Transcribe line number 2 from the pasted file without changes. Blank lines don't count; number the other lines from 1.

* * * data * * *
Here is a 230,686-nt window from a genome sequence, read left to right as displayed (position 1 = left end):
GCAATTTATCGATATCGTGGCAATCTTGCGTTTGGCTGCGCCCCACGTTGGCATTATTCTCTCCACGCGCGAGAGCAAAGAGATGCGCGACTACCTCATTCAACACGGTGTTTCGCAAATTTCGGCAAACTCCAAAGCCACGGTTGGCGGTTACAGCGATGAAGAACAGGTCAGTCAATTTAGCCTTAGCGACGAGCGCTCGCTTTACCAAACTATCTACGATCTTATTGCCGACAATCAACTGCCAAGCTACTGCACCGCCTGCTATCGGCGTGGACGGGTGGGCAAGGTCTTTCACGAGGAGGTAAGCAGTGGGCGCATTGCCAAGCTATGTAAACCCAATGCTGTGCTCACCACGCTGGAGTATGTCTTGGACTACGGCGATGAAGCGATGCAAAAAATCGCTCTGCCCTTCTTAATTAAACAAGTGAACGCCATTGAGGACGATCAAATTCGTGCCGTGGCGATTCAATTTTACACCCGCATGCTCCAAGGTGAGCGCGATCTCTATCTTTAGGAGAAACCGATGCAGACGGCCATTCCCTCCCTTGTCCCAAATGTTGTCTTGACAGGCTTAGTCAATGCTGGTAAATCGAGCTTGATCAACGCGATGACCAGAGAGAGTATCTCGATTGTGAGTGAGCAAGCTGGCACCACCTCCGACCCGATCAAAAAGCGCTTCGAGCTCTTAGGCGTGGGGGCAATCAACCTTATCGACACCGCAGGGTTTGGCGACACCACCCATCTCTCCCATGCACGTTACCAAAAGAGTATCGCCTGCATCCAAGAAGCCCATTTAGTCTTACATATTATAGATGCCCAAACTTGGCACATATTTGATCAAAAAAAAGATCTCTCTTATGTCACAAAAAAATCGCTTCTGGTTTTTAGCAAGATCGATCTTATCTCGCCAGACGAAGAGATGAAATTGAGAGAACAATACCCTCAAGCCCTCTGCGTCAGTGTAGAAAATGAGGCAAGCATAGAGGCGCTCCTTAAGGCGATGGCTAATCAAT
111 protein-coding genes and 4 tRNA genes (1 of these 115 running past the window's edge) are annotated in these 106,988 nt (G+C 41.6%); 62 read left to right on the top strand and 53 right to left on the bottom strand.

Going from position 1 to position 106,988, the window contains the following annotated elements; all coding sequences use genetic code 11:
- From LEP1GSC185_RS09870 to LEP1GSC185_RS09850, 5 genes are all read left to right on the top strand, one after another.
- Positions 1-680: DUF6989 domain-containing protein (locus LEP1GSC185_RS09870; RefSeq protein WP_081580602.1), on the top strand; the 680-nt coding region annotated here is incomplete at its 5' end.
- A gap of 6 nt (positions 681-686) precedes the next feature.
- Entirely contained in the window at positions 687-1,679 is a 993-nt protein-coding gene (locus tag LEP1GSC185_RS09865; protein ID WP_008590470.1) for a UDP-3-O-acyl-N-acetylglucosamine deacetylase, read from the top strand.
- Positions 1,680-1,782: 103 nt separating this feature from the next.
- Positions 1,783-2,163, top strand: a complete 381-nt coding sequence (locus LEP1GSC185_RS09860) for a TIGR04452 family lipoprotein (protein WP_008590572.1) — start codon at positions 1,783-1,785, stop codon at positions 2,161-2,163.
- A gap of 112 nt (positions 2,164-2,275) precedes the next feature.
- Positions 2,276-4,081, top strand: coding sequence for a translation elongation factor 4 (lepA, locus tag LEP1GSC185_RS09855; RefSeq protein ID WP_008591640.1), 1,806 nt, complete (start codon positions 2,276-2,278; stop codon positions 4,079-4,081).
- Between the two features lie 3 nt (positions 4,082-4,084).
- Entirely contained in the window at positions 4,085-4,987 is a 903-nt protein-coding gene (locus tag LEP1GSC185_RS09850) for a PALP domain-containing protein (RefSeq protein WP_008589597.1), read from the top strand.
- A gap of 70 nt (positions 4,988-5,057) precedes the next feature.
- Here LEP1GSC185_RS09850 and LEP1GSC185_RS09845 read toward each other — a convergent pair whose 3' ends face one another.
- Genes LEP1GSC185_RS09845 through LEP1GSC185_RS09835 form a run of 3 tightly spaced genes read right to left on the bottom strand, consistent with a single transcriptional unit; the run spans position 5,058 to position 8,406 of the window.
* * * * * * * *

GCAATTTATCGATATCGTGGCAATCTTGCGTTTGGCTGCGCCCCACGTTGGCATTATTCTCTCCACGCGCGAGAGCAAAGAGATGCGCGACTACCTCATTCAACACGGTGTTTCGCAAATTTCGGCAAACTCCAAAGCCACGGTTGGCGGTTACAGCGATGAAGAACAGGTCAGTCAATTTAGCCTTAGCGACGAGCGCTCGCTTTACCAAACTATCTACGATCTTATTGCCGACAATCAACTGCCAAGCTACTGCACCGCCTGCTATCGGCGTGGACGGGTGGGCAAGGTCTTTCACGAGGAGGTAAGCAGTGGGCGCATTGCCAAGCTATGTAAACCCAATGCTGTGCTCACCACGCTGGAGTATGTCTTGGACTACGGCGATGAAGCGATGCAAAAAATCGCTCTGCCCTTCTTAATTAAACAAGTGAACGCCATTGAGGACGATCAAATTCGTGCCGTGGCGATTCAATTTTACACCCGCATGCTCCAAGGTGAGCGCGATCTCTATCTTTAGGAGAAACCGATGCAGACGGCCATTCCCTCCCTTGTCCCAAATGTTGTCTTGACAGGCTTAGTCAATGCTGGTAAATCGAGCTTGATCAACGCGATGACCAGAGAGAGTATCTCGATTGTGAGTGAGCAAGCTGGCACCACCTCCGACCCGATCAAAAAGCGCTTCGAGCTCTTAGGCGTGGGGGCAATCAACCTTATCGACACCGCAGGGTTTGGCGACACCACCCATCTCTCCCATGCACGTTACCAAAAGAGTATCGCCTGCATCCAAGAAGCCCATTTAGTCTTACATATTATAGATGCCCAAACTTGGCACATATTTGATCAAAAAAAAGATCTCTCTTATGTCACAAAAAAATCGCTTCTGGTTTTTAGCAAGATCGATCTTATCTCGCCAGACGAAGAGATGAAATTGAGAGAACAATACCCTCAAGCCCTCTGCGTCAGTGTAGAAAATGAGGCAAGCATAGAGGCGCTCCTTAAGGCGATGGCTAATCAAT